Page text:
This argument fails to recognize the fact that wealthier families already exercise school choice: They move to a "good" public school district or they can afford to pay for their children's education twice—once in taxes for the government schools they do not use and again in tuition for the alternative schools they do use. Low-income families want school choice more than the wealthy for simple reasons. Poor students are often assigned to worse government schools than students from wealthy neighborhoods, and poor families do not have the means to exercise other options. Easing the financial penalties imposed on parents who want more options allows everyone—wealthy or poor—to exercise the basic right of school choice.
The wealthy choose public schools for their children. According to the U.S. Bureau of the Census, 81 percent of families with incomes over $75,000 choose public schools for their children, while only 32 percent of private school families earn such incomes. The reality is that the wealthy already have school choice—and they choose public schools far more often than private schools.
Minorities and poor families want school choice, too. Thousands of children whose parents pay little or no taxes are on waiting lists for private schools and scholarships. According to a survey conducted by Michigan State University, citizens with household incomes under $19,000 per year are the most likely to favor charter schools (73.3 percent) and scholarships paid for with "public" money (66.4 percent). In addition, Michigan residents who are black or live in an urban community favor greater school choice more than any ethnic group or region of the state.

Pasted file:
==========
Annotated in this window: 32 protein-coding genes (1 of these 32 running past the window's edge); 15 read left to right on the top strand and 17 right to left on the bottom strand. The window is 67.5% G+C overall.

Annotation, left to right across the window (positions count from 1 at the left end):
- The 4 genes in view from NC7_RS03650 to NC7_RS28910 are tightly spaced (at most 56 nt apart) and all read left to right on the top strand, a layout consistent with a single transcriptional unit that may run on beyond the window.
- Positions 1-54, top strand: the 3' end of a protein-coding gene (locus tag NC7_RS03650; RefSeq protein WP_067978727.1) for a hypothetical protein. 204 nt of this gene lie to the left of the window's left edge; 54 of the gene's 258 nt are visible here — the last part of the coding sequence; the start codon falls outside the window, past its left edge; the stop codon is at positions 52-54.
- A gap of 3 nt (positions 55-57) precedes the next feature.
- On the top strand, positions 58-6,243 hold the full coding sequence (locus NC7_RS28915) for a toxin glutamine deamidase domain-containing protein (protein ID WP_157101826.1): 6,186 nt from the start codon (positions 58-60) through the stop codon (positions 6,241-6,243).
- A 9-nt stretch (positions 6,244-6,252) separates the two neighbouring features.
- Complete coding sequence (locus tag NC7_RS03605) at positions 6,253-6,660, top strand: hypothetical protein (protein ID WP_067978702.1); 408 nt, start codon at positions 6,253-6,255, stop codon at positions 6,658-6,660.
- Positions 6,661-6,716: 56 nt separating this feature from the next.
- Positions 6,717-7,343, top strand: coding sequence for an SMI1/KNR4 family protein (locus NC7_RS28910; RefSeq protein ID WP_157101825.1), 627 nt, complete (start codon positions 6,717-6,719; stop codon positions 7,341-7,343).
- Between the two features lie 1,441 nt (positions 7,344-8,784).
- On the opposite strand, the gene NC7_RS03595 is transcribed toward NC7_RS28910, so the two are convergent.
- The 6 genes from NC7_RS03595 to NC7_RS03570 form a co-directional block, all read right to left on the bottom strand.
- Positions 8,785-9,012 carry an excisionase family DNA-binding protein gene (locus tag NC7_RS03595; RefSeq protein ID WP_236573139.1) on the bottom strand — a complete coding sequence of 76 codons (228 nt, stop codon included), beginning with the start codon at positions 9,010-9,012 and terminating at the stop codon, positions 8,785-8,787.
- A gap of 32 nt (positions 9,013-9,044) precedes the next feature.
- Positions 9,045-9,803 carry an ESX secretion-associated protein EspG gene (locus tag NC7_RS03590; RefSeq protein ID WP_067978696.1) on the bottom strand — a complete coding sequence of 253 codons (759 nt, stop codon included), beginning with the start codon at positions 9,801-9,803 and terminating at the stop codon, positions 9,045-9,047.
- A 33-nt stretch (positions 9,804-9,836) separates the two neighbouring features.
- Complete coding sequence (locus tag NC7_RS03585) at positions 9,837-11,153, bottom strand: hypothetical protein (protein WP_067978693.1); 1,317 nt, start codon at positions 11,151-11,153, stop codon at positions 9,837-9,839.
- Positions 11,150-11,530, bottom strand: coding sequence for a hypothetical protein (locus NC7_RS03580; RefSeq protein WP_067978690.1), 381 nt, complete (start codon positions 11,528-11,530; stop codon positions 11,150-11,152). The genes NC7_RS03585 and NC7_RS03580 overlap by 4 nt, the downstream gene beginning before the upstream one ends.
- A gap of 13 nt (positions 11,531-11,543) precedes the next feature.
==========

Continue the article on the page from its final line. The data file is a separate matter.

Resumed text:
Inner-city parents want school choice more than anyone else. A September 1997 poll conducted by the Lansing firm Marketing Resource Group found that 64 percent of the 600 Michigan citizens surveyed supported full parental school choice. The percentage increased in the larger cities—75 percent of Detroit residents surveyed favor school choice. A February 1999 poll by the Detroit Free Press of 502 Detroit voters revealed that large majorities favor vouchers (65 percent) and tuition tax credits (77 percent).
School choice is a civil right. According to the Council of Baptist Pastors of Detroit and Vicinity, "Choice is a civil right, as basic as democracy, because it lets families vote with their feet on the best school for their child. Poor families want the same dignity that wealthy families have long enjoyed: the ability to obtain a quality education for their child, even if they have to go to an independent school to get it. It is an injustice that our present system denies our children an equal opportunity for a quality education and our democracy is paying the price."
 Michigan Education Report, "Painting the private school picture", Fall 2000. Available on the Internet at www.educationreport.org/article.asp?ID=2890.
 Sandra Vergari and Michael Mintrom, "Public Opinion on K-12 Education in Michigan," Michigan State of the State Survey, Briefing Paper 98-36, May 1998.
 Cited in "Empowering Parents To Drive Education Reform," Council of Baptist Pastors, p. 11.
 "Detroit Public Schools poll," Detroit Free Press, 6 February 1999.
 Ibid., p. 9.